Behind the Scenes at the Waldorf Astoria's Posh Presidential Suite

Whenever the president or first lady is in residence, personally monogrammed towels are placed in the master bathroom. Even the phones can be set up to identically match the White House phones. If the second button on the left in the White House calls the first lady, so will the same button at the presidential suite.

From time to time there are even multiple presidents in the hotel.

Take one single day back in 1963: President Kennedy and former Presidents Dwight Eisenhower and Hoover were all honored at separate events, the Duke and Duchess of Windsor arrived at their U.S. home at The Waldorf Towers and then Vice President (soon to become president) Lyndon Johnson moved in, which also happened to already be the home to then former vice president Nixon (before he became president.)

Other past guests include: Former French President Charles de Gaulle, Israel's David Ben-Gurion, Romani's Nicolae Ceausescu and the Soviet Union's Nikita Khruschev. One floor away from the presidential suite is the permanent residence for the American ambassador to the United Nations.

While the hotel has in the past talked about the suite, the Waldorf refused to comment for this story.

"We take pride in the fact that every United States President since Herbert Hoover has called The Waldorf-Astoria home when in New York City. Yet in keeping with our long-standing tradition of discretion, we will have no comment on particular Presidential visits. We consider ourselves host to the office," said Matt Zolbe, director of sales and marketing for the hotel.

While the presidential suite goes for $7,000 a night -- the White House usually negotiates a government discount at hotels -- his presence in the hotel is worth a lot more to the Waldorf in marketing.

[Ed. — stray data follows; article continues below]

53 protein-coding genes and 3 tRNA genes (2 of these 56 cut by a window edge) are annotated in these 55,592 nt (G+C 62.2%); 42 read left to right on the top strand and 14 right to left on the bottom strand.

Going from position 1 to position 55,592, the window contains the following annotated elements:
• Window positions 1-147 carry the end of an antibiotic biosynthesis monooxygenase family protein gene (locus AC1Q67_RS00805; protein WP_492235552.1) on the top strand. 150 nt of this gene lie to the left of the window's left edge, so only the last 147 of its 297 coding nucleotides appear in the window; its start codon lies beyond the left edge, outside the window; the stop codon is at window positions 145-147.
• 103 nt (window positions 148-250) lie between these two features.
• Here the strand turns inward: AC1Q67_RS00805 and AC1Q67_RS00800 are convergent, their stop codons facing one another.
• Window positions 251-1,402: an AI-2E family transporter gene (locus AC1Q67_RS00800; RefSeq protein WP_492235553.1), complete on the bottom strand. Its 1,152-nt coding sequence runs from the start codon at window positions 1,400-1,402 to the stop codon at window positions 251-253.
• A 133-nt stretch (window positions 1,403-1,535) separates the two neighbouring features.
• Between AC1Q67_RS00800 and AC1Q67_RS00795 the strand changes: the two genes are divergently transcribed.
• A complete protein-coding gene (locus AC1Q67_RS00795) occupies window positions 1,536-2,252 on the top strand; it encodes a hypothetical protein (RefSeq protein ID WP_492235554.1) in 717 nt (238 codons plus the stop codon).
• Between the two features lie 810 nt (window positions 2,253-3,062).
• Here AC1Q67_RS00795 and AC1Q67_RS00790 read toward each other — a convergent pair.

Not just anybody can stay in the room. The hotel does special security checks on an unknown guest attempting to book the presidential suite and if you don't quite fit the room's profile, they might deny it from you just to keep up appearances.

Even if you do manage to get a key to the room, you might be kicked out at a moment's notice. If the president makes a last-second trip to New York, the room is his, no matter what. (The Waldorf will find you another suite, just not as presidential.)

What About the Ritz, Four Seasons?

So why in a city with two Ritz Carltons, a Four Seasons, Peninsula, St. Regis, Mandarin Oriental, as well as local favorites, such as The Plaza, Carlyle and Pierre, does the president always pick the Waldorf-Astoria?

Some say it has to do with the experience of the staff, others say it is because of the hotel's unique design. The Waldorf is one of the few New York hotels to have a driveway that goes under the building. In hotels without such drives, the Secret Service typically puts up a tent. But having this extra layer of security can't hurt.

The hotel also used to have its own underground train platform that connected to the nearby Grand Central Terminal. President Franklin Delano Roosevelt could reportedly be driven in his car right off the train and straight into the hotel's freight elevator.

The Waldorf isn't the only hotel to host world leaders this week.

Over at the Ritz-Carlton Central Park, there are several heads of state getting some shut-eye, although the hotel wouldn't say how many or who they are. Several stay there each year since the 7-year-old hotel opened, according to Cynthia Chung whose job is dedicated to serving the visiting dignitaries.

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